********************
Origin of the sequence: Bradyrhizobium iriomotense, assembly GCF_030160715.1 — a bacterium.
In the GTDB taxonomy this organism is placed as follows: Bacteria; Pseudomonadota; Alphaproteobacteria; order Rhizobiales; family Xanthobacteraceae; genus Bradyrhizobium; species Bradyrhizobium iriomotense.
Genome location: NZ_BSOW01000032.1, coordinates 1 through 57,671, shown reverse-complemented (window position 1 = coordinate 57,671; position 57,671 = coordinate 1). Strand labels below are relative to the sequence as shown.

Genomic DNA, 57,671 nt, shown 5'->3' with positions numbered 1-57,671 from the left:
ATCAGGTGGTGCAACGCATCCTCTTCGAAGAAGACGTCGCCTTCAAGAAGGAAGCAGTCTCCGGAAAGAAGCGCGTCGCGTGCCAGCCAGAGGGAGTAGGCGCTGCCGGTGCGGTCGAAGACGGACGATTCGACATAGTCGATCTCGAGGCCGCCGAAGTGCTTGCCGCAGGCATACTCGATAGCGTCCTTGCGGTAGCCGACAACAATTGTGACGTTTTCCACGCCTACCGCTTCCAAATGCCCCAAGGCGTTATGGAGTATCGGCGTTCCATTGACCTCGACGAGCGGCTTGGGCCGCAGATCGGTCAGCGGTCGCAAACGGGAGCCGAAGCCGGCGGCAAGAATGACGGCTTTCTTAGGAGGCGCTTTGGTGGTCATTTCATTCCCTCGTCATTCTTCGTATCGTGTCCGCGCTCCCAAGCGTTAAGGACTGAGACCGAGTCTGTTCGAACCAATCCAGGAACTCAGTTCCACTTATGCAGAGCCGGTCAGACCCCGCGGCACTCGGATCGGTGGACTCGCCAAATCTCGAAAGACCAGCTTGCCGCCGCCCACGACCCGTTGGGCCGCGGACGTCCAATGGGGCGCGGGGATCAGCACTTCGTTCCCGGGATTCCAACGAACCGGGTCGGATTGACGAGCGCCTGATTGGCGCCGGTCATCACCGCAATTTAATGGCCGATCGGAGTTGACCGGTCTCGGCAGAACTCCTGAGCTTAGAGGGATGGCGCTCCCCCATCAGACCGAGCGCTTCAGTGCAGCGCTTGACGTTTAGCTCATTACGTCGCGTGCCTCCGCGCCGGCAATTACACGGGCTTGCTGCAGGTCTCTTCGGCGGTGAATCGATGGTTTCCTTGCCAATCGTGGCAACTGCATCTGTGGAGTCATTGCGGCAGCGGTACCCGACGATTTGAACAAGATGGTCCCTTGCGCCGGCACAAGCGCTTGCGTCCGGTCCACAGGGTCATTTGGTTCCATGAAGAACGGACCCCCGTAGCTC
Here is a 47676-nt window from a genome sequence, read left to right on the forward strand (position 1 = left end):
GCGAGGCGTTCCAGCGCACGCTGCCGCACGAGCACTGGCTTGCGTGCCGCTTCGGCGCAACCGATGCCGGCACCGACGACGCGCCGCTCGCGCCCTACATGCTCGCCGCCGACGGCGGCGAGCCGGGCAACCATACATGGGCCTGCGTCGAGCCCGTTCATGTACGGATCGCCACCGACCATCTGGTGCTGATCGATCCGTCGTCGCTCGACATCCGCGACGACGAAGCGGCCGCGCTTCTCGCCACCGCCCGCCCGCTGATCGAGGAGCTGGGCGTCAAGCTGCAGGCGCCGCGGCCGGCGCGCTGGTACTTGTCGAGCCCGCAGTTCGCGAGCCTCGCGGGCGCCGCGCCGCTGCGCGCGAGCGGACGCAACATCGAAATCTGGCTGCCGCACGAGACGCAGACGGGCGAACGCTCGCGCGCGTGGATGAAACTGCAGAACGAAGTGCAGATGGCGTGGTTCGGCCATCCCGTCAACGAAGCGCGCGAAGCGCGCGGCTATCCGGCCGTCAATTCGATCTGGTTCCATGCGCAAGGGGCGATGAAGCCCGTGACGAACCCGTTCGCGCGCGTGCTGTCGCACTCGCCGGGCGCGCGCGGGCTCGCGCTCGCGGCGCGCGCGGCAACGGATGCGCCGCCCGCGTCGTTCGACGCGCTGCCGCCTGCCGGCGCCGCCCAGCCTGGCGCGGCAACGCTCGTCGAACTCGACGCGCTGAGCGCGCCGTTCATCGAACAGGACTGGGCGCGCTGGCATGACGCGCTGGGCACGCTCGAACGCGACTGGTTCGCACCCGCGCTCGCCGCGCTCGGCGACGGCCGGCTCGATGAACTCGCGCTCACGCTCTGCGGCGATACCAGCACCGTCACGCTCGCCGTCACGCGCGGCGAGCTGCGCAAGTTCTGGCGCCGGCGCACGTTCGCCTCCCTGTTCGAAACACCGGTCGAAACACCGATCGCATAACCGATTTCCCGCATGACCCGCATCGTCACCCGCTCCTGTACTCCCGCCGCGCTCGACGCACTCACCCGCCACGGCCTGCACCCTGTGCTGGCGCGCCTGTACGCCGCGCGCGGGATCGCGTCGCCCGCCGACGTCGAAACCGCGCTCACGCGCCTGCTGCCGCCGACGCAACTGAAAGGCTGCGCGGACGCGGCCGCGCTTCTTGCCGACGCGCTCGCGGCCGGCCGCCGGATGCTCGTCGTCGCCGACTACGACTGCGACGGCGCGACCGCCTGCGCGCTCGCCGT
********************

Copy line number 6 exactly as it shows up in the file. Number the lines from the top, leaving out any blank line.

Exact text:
Here is a 47676-nt window from a genome sequence, read left to right on the forward strand (position 1 = left end):